In last week’s post, we looked back at the merging of Identity and Security in 2022, representing the shift that we learned about the threat landscape and the role of identity as the key to access in the cloud-first modern working environment.
But what does 2023 hold for us?
As issues of identity and access security take a more prominent role in organizations’ list of priorities and budgets, we are curious about how security leaders are approaching this challenge — both from their own perspective and in how they present their needs to their decision makers.
Our questions to them were:
- What are the biggest changes in the security landscape (pertaining to identity and access) over the past year and how do they impact your priorities/thinking for 2023?
- What is the most critical point about identity and access security that you want your boards/leadership to understand, and how does it impact your “ask” from them?
Hearing back from this collection of CISOs, they had a lot to say on the matter. And while everyone brought their own set of challenges and angles to the table, there were a couple of common threads and themes that carried among them. And most are pretty much what security professionals would expect from their experienced colleagues.
Main themes touched on topics like, the transition to the cloud, identity moving under security, and the need to bring visibility over identity into the centralized security stack with automation that can help to handle the growing workload.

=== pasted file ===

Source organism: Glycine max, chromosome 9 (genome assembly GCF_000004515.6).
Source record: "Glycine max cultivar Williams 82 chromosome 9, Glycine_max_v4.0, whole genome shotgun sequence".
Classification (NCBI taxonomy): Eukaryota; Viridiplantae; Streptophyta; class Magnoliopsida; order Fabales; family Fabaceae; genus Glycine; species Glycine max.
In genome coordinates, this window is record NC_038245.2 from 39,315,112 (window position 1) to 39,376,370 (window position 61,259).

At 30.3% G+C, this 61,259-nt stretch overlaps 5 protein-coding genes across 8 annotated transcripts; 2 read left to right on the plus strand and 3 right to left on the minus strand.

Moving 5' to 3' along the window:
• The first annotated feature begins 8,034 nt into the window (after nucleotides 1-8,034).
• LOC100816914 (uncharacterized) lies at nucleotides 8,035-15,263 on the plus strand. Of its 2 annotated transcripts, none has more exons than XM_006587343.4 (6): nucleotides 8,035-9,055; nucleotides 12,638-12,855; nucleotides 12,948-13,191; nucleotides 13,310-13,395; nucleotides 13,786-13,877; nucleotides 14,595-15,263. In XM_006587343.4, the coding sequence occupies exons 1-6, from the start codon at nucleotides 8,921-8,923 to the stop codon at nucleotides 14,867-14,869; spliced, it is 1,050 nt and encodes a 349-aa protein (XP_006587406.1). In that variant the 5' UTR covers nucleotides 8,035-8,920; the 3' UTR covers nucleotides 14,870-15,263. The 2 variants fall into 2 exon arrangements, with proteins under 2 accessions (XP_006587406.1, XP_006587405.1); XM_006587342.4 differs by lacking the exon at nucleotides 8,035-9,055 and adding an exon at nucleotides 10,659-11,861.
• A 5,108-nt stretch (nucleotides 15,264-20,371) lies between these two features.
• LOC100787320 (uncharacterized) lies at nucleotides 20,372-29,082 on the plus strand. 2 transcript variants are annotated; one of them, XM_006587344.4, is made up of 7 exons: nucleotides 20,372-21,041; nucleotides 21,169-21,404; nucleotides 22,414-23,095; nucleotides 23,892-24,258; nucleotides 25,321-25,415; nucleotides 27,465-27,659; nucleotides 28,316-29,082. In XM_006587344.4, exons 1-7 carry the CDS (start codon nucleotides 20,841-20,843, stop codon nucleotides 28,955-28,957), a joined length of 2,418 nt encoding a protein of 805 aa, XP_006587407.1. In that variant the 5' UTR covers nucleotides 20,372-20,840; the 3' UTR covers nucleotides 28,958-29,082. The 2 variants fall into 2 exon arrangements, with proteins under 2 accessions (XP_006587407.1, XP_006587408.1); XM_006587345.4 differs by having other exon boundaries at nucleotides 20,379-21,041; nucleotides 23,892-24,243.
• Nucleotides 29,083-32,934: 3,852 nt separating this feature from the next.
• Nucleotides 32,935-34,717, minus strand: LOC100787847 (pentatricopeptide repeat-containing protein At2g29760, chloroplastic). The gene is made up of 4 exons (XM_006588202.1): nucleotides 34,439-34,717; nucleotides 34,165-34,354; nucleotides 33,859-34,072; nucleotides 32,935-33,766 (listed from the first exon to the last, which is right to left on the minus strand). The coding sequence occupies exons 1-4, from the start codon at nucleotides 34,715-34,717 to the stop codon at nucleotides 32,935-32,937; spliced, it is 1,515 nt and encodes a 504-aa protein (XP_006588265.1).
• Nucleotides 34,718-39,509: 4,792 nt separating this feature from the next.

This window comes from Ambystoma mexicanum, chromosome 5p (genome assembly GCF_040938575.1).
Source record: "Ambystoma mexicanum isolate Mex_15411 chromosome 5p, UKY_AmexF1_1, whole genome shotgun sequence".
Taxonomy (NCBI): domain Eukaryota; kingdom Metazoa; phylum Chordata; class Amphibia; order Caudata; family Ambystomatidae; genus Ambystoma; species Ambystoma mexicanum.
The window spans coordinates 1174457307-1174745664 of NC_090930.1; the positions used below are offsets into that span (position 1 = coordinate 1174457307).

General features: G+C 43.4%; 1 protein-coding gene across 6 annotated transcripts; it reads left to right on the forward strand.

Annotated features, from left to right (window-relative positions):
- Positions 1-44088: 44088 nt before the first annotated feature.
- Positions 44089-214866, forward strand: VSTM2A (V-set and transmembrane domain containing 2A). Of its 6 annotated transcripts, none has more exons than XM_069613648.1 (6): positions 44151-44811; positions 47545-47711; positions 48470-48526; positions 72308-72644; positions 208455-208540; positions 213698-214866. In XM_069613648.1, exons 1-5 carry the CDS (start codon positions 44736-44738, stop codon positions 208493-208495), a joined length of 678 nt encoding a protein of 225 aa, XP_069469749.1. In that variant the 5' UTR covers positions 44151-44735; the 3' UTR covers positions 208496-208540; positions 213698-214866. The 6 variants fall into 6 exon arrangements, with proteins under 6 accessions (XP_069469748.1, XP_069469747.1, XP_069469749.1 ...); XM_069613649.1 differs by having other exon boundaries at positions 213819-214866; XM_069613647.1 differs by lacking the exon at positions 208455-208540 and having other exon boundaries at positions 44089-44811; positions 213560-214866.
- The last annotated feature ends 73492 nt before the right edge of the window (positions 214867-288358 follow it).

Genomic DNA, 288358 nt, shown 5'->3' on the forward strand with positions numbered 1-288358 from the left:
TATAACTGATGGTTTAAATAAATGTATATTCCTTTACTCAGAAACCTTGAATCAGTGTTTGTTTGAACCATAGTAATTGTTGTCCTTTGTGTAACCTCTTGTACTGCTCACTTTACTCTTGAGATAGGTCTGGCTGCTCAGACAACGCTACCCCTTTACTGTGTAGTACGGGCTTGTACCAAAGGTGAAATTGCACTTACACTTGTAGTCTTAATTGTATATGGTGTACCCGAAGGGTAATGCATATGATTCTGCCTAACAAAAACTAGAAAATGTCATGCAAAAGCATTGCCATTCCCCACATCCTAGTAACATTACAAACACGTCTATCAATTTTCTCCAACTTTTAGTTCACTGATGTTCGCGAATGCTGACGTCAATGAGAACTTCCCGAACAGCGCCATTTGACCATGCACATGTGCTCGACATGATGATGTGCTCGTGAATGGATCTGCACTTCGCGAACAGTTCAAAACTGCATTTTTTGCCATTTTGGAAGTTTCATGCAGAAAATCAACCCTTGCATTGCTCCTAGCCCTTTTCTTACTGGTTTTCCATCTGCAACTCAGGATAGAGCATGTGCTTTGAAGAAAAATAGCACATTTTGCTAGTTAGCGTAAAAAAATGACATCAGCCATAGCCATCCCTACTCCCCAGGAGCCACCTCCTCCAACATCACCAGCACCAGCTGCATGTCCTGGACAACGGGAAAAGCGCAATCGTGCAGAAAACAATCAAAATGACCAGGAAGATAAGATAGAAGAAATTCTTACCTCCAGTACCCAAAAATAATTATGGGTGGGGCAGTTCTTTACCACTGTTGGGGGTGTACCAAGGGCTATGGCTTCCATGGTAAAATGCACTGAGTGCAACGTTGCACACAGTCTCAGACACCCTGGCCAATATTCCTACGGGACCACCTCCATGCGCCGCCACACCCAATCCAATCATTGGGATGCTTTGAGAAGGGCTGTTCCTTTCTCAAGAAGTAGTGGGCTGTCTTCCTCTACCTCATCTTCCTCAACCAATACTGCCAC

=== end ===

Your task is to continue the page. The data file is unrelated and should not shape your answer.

To get a better sense of what these CISOs are getting at, let’s break down some of these themes.
Visibility and Control Over Identities and Access
In the move to the cloud, security teams and their organizations are still very much playing catch up when it comes to really understanding what is going on with their identities.
CISO At Wave BL Yigal Elefant
“During 2022 even traditional industries such as banking got official approval to move things to the cloud,” says Wave BL’s CISO Yigal Elefant on the impact of the rapid transition to the cloud. “SaaS systems are now a mature solution in the industry, constantly growing, each managing authorization differently. Some have in depth permission management that requires learning and staying up to date, others just share everything to whomever has access.”
This results in a mismatch of services that have vastly different levels of visibility and control. As Elefant says, highlighting the risk that is generated from this situation, “I already saw a company share a document with a third party, unknowingly giving the 3rd party access to confidential management information.”
This lack of visibility and clarity across systems makes it exceedingly difficult to detect threats as Fiverr’s VP of Business Technologies Gai Hanochi notes of his concern for challenges in catching “abnormal user behavior in regards to data and privilege rights.”
In communicating this challenge to decision makers, Hanochi puts it succinctly when he writes that:
Access = knowledge
Not controlling it = knowledge leakage
If we want the ability to control this knowledge, then we need to first understand what the access is by mapping it out, and then get to work on limiting that access, says Moty Jacob, CEO at SURF Security.
But getting to this point means putting Identity at the center as a security issue and getting the board, well, on board.
Identity is Security